Robert Frost's ditty about the apocalypse begins:
Some say the world will end in fire,
Some say in ice.
The poem proceeds for another seven jaunty lines, not quite doggerel, but closer to the prosody of Mother Goose rhymes than to Frost's natural iambic pentameter. No vision of the end-time was as scary to Frost as his understanding of the human heart, so he plays the notion for a lark. But there are plenty of end-of-theworld nutters around for whom the concept is real enough; President Ahmadinejad of Iran is apparently one, and global warming hysteria has produced militant hosts of others. And over the last century enough horror has been visited on humanity for many wholly sane people to have had visions of what an apocalypse might look like. Thirty-one such photographs by 16 photographers are currently on display in "Apocalypse: Contemporary Visions" at the Candace Dwan and Nailya Alexander galleries, which share a space on 57th Street.
Burning fires, appropriately enough, are a key element in the first image of the exhibition, Lucian Perkins's "A Survivor of the Gulf War" (1991); yellow fires flare up across the horizon of al-Burgan oil fields south of Kuwait City. The ground to the horizon is sand dotted with small shrubs, and the sky above the horizon is blue and black with smoke from the fires. A donkey in the left foreground rears upon its hindlegs, almost vertically, as if dancing. The donkey has some bedding from an Iraqi trench in its mouth, and its antic behavior adds the touch of fantasy that gives the picture its grim, hallucinatory cast, like a Pieter Brueghel vision of hell.
Dennis Stock's "Sun (Brother Sun)" (1970) has none of the political overtones of Mr. Perkins's picture from the Gulf War, but instead is an image of the natural world ablaze. The background of the picture is a deep black; in the center of the upper half is a red and orange fiery spinning ball, and in the lower half, some trees are seen in silhouette against a similar band of red and orange. Exactly where or how the picture was taken is not clear, but the impression is of a raging inferno consuming whatever it encounters.
As Frost's poem suggests, the end may come in several ways. David Maisel's "Terminal Mirage 12" (2003) and "Terminal Mirage 38" (2004) present mottled splotches of irregular color — purples, reds, yellows, greens, pearly whites — somehow too diseased to be appealing. The pictures are aerial photographs of the Great Salt Lake, and they suggest something is seriously awry. Or maybe those are the natural colors of that unique feature of the desert. A naturalist would know, but the uncertainty makes one anxious.
Jonas Bendiksen has two very different pictures with the same name, "Spaceship Junkyard, Russia, Altai Territory" (2000). The first is of an idyllic countryscape: green fields on top of a cliff that runs along a river, trees on the other side of the water, and a deep blue sky filled with fluffy white clouds. Unfortunately, the foreground is littered with the carcasses of half a dozen dead cows. The bovine massacre that disturbs the tranquility of the scene is the result of rocket fuel that poisoned the soil.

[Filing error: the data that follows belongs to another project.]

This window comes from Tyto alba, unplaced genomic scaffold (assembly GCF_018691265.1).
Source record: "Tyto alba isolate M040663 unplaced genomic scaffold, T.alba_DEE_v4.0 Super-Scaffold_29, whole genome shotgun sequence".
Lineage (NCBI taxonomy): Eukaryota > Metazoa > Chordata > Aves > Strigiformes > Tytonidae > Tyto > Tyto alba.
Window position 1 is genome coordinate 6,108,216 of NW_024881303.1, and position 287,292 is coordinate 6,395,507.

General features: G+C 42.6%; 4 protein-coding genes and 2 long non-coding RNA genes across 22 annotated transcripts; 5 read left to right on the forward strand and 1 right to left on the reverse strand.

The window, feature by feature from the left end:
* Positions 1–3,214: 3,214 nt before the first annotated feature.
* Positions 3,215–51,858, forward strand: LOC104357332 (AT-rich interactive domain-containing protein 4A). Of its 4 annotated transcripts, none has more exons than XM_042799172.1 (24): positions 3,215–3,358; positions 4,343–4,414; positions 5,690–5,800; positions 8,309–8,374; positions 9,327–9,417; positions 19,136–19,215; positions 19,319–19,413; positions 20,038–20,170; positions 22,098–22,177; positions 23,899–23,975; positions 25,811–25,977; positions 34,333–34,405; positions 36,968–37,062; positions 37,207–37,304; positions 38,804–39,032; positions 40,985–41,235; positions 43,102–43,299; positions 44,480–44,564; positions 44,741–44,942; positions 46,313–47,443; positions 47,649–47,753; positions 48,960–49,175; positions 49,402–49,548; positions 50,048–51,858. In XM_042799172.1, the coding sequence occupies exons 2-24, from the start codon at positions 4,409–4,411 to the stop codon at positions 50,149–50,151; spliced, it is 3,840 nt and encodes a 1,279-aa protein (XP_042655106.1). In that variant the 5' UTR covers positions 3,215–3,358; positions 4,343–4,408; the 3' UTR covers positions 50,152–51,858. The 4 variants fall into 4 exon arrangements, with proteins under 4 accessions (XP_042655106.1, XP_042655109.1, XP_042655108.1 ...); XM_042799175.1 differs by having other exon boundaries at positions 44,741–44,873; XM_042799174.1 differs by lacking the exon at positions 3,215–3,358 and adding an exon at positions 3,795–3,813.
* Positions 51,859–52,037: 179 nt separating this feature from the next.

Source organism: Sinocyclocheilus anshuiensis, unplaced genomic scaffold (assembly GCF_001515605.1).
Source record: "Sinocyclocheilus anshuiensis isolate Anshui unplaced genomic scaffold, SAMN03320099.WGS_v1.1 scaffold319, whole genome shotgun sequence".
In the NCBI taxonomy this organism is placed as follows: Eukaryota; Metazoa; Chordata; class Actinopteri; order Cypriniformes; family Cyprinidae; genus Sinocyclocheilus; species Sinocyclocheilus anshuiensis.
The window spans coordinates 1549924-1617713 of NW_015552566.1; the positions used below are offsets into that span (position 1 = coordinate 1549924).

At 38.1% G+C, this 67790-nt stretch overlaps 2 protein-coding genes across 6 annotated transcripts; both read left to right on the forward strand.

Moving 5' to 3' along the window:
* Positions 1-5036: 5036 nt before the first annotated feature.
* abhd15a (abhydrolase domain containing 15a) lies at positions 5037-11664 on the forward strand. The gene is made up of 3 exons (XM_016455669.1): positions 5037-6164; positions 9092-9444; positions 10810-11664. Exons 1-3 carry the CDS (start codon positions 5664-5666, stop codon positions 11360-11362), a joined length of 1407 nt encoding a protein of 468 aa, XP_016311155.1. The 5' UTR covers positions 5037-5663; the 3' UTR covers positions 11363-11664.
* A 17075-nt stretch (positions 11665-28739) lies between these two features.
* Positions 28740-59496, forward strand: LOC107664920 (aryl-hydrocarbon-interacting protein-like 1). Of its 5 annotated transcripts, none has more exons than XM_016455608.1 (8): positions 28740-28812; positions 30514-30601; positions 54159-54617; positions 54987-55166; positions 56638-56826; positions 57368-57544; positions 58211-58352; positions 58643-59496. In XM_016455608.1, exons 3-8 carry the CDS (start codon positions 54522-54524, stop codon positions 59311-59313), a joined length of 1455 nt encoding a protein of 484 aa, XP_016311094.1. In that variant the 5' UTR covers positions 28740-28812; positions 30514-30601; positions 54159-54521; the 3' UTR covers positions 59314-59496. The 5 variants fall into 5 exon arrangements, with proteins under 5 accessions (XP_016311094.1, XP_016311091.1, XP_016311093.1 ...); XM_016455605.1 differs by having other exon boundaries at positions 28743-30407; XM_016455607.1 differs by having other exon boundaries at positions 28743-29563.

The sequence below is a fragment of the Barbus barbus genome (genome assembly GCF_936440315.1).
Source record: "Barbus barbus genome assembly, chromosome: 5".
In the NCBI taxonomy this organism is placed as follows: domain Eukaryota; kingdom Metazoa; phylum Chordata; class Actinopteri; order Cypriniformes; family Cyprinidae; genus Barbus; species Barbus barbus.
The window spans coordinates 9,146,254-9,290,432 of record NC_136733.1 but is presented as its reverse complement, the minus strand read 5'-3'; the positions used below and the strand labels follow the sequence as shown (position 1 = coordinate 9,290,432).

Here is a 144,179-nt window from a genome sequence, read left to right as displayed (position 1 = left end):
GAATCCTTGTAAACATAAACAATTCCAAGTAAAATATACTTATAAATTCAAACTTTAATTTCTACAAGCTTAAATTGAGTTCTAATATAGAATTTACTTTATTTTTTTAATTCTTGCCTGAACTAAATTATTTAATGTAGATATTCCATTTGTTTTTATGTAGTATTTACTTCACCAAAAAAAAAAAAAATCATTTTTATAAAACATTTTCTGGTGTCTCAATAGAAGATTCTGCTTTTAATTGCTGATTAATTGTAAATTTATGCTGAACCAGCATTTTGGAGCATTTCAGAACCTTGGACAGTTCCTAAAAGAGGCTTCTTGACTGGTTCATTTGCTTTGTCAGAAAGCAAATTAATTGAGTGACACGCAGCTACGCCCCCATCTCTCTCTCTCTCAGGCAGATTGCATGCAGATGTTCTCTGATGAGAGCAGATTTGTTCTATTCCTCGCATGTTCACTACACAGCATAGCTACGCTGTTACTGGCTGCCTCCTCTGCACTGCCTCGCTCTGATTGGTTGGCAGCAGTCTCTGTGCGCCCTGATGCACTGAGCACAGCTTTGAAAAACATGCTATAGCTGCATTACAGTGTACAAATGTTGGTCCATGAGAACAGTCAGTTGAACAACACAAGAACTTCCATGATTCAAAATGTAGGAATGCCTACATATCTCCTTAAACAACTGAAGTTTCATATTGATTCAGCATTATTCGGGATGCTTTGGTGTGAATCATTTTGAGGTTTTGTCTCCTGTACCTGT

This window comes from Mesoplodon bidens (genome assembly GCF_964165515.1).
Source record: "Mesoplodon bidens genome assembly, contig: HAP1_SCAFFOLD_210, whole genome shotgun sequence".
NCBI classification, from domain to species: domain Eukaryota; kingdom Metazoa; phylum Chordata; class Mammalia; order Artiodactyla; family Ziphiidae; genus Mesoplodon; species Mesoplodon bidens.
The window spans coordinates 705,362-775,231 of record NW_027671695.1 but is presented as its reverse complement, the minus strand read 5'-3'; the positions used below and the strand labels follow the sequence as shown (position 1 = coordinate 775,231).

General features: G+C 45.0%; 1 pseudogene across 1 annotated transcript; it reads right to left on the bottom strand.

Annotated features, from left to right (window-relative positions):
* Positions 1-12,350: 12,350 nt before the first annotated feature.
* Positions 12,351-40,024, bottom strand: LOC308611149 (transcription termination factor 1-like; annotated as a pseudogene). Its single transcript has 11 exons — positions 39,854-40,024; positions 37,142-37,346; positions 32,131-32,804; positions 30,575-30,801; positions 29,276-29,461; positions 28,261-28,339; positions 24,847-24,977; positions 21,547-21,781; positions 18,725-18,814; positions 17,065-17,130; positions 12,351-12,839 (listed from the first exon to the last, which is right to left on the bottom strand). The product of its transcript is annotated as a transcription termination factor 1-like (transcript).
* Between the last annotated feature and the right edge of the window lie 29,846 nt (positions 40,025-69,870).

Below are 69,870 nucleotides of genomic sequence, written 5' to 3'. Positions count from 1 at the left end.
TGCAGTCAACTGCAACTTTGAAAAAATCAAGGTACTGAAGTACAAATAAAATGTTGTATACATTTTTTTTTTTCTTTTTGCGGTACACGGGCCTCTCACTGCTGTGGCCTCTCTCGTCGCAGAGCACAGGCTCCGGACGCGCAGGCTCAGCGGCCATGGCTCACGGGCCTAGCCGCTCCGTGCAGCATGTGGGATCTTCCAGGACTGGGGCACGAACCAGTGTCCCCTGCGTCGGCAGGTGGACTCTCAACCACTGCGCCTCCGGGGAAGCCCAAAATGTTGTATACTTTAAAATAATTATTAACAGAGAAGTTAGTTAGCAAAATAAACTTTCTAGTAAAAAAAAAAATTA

The second picture from the Russian "Spaceship Junkyard" looks like an illustration from a Jules Verne novel; two hunks of space debris sit in a verdant field. A round mechanical item is to the left and a larger section of a banged-up rocket, maybe 10 feet tall, is to the right, with two men occupying the top of it, as if it was a submarine conning tower; they are villagers collecting scrap. The fields and hills are variously yellow-green and dark green, the metal is dull gray, and the sky runs from baby blue to a darker French blue, but what makes the image smack of apocalypse are the strange white blurry things that float through it. They turn out to be thousands of white butterflies whose future is also endangered by the soil poisoned with rocket fuel.
Ms. Dwan and Ms. Alexander are catholic in the possibilities they entertain to suggest the end of days. There are three black-and-white photographs by Dodo Jin Ming from his "Free Element" series, plates III, XI, and XX (2000–01), each of which is a section of violently agitated ocean: waves, spume, mist. They are pictures of W.B. Yeats's "gong-tormented sea" that drowns or dissolves everything material. There are five small black-and-white pictures by Bogdan Konopka in black mats that make them very grim. One is an asphalt road set in a scenic valley that has been washed out, so the white stripe down the middle wanders erratically. One is the rusticated ground floor of a building all of whose windows have been closed up with cinder block. One is a girl's outfit hanging pathetically in the middle of three windows with their shades pulled down.
David Spear's lyric "Juana Paloma" (1989) is a black-and-white study of a beautiful young Mexican girl holding up the dead crow she offers for sale. Lori Grinker's "Untitled, 9-11-01, WTC building #7 collapses" shows seven New Yorkers watching a significant skyscraper dematerializing on a day that felt for many like the beginning of the end. Giorgia Fiorio's black-and-white "Catholic Voodoo Syncretic Ritual, St. Jacques Basin, Plaine du Nord, Haiti" (2005) looks like a dead body lying face-up submerged in mud.
And Stephan Vaughan's "Thule" (2005) validates Frost's intuition that:
… for destruction ice
Is also great
And would suffice.
His blue and gray iceberg sits imperially on a beach, the essence of chill. Of course, on a hot day in the summer in New York, that doesn't seem all that bad.
Until July 27 (24 W. 57th St., between Fifth and Sixth avenues, suite 503, 212-315-0065 or 212-315-2211).